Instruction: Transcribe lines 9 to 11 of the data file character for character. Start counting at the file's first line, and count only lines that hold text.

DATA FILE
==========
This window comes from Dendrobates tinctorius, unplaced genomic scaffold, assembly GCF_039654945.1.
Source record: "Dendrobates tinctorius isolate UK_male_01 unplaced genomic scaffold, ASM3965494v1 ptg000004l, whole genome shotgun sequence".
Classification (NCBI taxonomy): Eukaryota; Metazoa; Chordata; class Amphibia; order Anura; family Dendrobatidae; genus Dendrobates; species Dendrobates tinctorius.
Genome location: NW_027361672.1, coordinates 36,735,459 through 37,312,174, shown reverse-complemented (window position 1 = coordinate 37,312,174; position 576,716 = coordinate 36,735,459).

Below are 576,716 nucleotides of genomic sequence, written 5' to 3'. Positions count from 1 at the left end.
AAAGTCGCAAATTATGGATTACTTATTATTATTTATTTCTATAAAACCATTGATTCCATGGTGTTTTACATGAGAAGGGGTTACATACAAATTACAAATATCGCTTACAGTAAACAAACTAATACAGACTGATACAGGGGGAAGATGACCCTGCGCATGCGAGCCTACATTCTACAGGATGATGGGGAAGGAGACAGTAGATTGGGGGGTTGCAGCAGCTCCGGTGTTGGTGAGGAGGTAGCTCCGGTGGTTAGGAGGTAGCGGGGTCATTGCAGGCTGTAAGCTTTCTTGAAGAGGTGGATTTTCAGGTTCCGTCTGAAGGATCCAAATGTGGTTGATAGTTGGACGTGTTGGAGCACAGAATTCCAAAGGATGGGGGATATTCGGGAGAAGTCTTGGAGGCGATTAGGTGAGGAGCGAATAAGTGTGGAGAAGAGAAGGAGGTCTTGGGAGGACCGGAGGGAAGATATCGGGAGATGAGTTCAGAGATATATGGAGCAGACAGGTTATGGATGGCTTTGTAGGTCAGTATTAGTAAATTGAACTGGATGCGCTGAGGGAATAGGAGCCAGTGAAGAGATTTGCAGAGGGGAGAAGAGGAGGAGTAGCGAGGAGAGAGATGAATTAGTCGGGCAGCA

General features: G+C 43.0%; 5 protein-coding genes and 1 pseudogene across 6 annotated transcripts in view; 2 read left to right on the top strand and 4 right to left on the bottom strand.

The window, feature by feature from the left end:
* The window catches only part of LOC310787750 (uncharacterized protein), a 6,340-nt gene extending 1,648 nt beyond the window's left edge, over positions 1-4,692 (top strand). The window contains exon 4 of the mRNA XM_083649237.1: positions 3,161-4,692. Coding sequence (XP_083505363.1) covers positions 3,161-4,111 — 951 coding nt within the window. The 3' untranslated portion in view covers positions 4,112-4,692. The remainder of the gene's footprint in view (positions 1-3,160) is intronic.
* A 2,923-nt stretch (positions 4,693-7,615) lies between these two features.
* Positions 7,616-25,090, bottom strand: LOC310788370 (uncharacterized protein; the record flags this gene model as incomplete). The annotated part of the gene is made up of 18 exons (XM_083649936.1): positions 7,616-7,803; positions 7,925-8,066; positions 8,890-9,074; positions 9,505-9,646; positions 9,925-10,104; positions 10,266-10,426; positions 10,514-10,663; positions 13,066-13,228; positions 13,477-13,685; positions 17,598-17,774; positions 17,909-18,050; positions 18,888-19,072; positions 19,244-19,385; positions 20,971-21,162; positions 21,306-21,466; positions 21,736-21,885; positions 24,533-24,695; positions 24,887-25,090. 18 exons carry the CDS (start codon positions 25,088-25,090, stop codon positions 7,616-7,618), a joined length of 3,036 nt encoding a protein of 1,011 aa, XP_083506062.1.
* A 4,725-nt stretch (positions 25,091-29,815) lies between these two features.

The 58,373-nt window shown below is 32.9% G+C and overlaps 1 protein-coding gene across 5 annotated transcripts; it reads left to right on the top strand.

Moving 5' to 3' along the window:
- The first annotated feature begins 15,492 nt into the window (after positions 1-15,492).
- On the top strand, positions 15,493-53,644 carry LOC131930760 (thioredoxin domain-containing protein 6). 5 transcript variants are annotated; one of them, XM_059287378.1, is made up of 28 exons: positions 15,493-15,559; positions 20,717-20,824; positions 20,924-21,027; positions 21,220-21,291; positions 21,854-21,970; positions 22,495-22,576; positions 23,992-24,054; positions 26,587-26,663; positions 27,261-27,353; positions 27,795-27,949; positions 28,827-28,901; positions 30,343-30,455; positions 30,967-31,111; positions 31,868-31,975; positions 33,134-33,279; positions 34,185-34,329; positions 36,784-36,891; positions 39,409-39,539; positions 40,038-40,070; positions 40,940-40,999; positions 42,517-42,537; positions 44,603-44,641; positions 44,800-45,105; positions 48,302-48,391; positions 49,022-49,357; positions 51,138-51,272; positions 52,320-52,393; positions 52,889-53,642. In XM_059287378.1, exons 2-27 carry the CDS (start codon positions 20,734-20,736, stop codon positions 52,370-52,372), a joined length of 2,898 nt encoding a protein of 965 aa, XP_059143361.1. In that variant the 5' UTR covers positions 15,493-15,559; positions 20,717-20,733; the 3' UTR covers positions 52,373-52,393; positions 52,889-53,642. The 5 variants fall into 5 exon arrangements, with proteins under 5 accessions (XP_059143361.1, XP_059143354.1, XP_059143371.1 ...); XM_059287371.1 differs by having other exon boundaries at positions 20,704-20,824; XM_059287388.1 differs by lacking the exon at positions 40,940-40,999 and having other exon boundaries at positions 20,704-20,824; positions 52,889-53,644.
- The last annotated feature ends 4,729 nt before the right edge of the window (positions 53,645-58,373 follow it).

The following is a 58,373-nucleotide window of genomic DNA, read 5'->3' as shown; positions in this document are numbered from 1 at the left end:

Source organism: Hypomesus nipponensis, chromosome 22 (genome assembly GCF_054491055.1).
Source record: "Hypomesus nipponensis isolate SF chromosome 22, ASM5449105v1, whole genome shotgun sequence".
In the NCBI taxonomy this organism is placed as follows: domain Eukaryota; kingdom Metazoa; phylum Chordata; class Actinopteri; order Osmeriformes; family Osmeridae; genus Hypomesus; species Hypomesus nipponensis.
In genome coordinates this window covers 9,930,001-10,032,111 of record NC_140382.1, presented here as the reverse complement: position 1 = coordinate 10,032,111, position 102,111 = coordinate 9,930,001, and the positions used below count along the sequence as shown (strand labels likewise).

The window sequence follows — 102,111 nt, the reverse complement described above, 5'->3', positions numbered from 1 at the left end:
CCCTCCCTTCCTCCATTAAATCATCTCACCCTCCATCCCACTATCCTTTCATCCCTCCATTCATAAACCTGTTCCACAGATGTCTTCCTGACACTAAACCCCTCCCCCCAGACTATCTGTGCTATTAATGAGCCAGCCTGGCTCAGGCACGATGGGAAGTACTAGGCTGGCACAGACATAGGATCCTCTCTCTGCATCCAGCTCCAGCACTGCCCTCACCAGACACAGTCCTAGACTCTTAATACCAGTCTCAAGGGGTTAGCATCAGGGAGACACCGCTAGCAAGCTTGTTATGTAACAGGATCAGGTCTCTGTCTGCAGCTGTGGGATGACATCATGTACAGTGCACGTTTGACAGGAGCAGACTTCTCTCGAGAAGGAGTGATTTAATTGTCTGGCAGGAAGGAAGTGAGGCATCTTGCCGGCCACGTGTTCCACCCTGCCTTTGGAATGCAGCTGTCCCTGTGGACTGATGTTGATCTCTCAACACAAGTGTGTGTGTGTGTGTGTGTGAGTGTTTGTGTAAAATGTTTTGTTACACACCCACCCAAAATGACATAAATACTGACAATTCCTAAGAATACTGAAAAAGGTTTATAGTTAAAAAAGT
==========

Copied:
* The window catches only part of LOC310787750 (uncharacterized protein), a 6,340-nt gene extending 1,648 nt beyond the window's left edge, over positions 1-4,692 (top strand). The window contains exon 4 of the mRNA XM_083649237.1: positions 3,161-4,692. Coding sequence (XP_083505363.1) covers positions 3,161-4,111 — 951 coding nt within the window. The 3' untranslated portion in view covers positions 4,112-4,692. The remainder of the gene's footprint in view (positions 1-3,160) is intronic.
* A 2,923-nt stretch (positions 4,693-7,615) lies between these two features.
* Positions 7,616-25,090, bottom strand: LOC310788370 (uncharacterized protein; the record flags this gene model as incomplete). The annotated part of the gene is made up of 18 exons (XM_083649936.1): positions 7,616-7,803; positions 7,925-8,066; positions 8,890-9,074; positions 9,505-9,646; positions 9,925-10,104; positions 10,266-10,426; positions 10,514-10,663; positions 13,066-13,228; positions 13,477-13,685; positions 17,598-17,774; positions 17,909-18,050; positions 18,888-19,072; positions 19,244-19,385; positions 20,971-21,162; positions 21,306-21,466; positions 21,736-21,885; positions 24,533-24,695; positions 24,887-25,090. 18 exons carry the CDS (start codon positions 25,088-25,090, stop codon positions 7,616-7,618), a joined length of 3,036 nt encoding a protein of 1,011 aa, XP_083506062.1.